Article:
Using the above approach, we investigated the appropriateness of LV models to predict final species biomass for six different three-species mixtures. In all six three-species mixtures we found at least one non-additivity coefficient significantly different from unity (table 1). In 13 out of 18 cases the fitted *α*_{A.BC} differed significantly from 1, indicating non-additive competition effects (table 1). In those 13 significant cases, competition was less than additive, as shown by the *α*_{A.BC}-values being less than 1 (mean for all 18 cases=0.706, s.e.=0.0562). Thus it appears that competition from two simultaneous competitors is weaker than one would expect based on simple extrapolation of the pairwise LV model.

This has consequences for the coexistence of the three species. Stability analysis (see Appendix A) shows that none of the six three-species sets is stable according to LV dynamics. Incorporating the non-additivity coefficient *α*_{A.BC} led to stable coexistence in five out of six sets. Moreover, in four out of five cases the predicted equilibrium abundances from the non-additive model were very close to the experimental biomasses observed after 12 months growth (table 2).

The overall correlation of the LV model predictions to the observed data was very poor (Nash–Sutcliffe efficiency: *R*^{2}=−88.28, *n*=18; a negative *R*^{2} indicates that mean observed biomass across all species and set is a better predictor than model predictions) and improved notably by incorporating the non-additivity coefficient (*R*^{2}=0.661; i.e. the model is now much better than the grand observed mean).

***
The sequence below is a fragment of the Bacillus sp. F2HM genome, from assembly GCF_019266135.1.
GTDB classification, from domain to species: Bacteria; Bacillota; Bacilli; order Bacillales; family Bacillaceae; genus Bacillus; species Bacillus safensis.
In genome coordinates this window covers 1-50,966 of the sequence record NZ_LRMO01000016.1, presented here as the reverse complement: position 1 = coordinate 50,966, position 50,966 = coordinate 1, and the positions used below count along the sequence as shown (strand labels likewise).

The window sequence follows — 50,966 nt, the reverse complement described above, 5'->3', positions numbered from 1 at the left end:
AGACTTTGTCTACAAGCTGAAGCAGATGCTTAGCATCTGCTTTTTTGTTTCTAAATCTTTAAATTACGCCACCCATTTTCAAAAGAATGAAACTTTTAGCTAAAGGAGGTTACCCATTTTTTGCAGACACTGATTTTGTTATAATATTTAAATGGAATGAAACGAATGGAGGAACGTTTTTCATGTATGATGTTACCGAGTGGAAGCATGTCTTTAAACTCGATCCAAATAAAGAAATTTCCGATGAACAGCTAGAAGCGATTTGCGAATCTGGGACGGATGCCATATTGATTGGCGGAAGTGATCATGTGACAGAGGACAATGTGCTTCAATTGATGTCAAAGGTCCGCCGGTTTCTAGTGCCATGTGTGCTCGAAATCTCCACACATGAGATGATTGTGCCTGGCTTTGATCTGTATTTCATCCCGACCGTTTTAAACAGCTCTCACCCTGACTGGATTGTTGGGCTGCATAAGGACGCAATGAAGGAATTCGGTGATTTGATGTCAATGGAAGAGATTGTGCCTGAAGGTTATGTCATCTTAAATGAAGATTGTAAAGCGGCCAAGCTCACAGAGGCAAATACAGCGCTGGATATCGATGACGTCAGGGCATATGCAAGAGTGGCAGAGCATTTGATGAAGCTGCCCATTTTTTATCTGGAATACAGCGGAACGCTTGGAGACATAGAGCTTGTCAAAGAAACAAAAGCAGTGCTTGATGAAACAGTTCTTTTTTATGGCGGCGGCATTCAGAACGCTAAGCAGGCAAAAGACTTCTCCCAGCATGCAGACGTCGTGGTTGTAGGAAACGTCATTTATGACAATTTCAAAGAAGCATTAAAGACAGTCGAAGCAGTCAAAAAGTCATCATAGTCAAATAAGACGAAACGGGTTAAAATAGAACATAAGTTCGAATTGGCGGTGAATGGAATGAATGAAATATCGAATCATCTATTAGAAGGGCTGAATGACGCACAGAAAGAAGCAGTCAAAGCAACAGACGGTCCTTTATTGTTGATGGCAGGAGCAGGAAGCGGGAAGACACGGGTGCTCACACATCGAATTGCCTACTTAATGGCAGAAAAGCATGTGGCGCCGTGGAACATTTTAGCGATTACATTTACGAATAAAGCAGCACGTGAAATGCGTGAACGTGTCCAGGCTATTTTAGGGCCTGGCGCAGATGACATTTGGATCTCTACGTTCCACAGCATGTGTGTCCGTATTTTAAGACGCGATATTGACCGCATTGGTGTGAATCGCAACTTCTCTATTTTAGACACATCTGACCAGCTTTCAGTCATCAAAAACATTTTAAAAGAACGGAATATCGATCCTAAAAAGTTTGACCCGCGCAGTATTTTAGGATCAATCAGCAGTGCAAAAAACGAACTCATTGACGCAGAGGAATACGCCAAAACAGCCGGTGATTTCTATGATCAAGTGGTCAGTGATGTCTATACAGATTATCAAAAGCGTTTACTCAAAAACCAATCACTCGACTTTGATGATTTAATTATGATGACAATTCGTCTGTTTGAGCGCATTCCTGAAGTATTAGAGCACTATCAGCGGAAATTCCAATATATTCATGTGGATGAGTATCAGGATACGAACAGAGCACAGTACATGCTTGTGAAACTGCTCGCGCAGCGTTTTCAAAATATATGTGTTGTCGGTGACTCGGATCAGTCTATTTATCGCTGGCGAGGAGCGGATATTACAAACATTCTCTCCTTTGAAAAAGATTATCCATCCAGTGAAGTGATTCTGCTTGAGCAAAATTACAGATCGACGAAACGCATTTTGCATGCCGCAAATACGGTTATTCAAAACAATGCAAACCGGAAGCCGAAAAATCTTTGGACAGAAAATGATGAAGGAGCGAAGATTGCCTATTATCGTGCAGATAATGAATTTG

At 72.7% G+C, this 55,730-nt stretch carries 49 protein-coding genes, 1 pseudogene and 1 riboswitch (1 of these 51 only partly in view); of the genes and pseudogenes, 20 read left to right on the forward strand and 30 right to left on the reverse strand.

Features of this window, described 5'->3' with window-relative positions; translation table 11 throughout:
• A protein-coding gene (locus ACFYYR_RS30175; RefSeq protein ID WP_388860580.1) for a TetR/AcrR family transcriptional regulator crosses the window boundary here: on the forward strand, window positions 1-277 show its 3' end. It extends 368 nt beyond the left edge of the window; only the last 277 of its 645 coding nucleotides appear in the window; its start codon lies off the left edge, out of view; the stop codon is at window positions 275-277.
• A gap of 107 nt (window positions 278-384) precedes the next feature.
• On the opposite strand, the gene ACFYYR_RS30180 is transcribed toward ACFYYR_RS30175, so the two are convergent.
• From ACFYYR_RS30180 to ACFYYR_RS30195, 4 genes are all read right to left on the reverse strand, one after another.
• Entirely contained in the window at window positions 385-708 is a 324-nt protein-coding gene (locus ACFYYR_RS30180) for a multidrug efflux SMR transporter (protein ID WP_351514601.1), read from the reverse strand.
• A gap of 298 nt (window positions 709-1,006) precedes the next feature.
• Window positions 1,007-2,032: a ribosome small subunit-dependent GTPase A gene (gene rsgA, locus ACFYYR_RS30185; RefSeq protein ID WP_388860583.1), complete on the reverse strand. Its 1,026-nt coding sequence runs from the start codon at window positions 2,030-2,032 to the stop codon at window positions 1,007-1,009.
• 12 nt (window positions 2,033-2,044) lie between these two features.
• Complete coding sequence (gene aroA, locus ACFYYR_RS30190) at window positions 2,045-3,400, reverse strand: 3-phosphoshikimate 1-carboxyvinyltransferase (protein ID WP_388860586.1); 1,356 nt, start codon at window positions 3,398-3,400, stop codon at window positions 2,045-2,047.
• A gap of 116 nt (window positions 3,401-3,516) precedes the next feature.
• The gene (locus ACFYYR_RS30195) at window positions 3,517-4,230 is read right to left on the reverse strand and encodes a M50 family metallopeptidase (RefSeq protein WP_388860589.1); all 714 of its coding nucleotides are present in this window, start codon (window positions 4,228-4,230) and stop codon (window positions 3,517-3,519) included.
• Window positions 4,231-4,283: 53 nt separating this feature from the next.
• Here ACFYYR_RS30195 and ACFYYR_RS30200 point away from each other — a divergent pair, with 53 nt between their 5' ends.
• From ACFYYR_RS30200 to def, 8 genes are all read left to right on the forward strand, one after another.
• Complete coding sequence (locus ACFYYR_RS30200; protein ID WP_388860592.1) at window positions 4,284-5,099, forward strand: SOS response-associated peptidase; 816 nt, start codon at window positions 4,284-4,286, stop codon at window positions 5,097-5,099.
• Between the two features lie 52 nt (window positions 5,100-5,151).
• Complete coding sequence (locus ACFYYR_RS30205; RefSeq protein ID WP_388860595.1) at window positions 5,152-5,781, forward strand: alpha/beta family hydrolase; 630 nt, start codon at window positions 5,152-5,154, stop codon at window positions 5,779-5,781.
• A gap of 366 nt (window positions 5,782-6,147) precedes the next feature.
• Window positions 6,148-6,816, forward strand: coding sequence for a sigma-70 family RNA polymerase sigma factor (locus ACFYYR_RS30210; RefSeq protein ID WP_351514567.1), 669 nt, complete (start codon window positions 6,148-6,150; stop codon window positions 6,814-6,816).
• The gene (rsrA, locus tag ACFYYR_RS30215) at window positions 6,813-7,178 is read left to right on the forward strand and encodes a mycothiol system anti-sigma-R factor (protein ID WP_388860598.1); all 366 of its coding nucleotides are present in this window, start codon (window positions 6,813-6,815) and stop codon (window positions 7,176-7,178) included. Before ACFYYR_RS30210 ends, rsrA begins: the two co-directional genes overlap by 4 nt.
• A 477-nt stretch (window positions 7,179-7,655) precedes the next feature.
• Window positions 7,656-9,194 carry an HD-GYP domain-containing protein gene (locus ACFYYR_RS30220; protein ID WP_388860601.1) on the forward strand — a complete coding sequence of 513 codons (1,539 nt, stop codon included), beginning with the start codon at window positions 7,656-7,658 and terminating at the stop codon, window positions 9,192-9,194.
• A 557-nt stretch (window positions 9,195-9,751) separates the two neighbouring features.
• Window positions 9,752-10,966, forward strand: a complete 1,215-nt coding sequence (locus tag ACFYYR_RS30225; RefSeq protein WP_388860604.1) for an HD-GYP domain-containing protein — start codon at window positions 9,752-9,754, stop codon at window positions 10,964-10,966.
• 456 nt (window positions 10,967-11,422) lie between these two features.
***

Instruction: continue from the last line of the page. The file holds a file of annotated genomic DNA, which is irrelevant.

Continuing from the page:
For the seven-species mixture all seven non-additivity coefficients deviate significantly from unity (*α*_{A.BC}±s.e. for seven-species mixtures: Ac 0.74±0.148, Fr 1.96±0.286, Hh 2.51±0.420, Hl 0.72±0.145, Pv 1.15±0.193, Rr 1.95±0.293, Tr 0.73±0.171; *p*<0.001 in all cases). Here, however, biomass of the focal species is on average lower than expected from the LV model (overall mean for *α*_{A.BC}=1.39, s.e.=0.278). The difference between average *α*_{A.BC} in three- and seven-species mixtures indicates that not only are competitive effects non-additive, but they can also be greater or less than expected from LV model predictions.

Both approaches predict unfeasible and unstable equilibria for the seven-species mixture (an unfeasible equilibrium occurs when at least one of the species is predicted to have a negative equilibrium biomass). A subset analysis was not possible, because new non-additivity coefficients would have to be fitted on the basis of a six-, five- or four-species mixture, which were not part of the experimental design. Here, both the LV model and its non-additive version failed to estimate the observed species biomasses (LV: *R*^{2}=−60.27; non-additive: *R*^{2}=−182.1).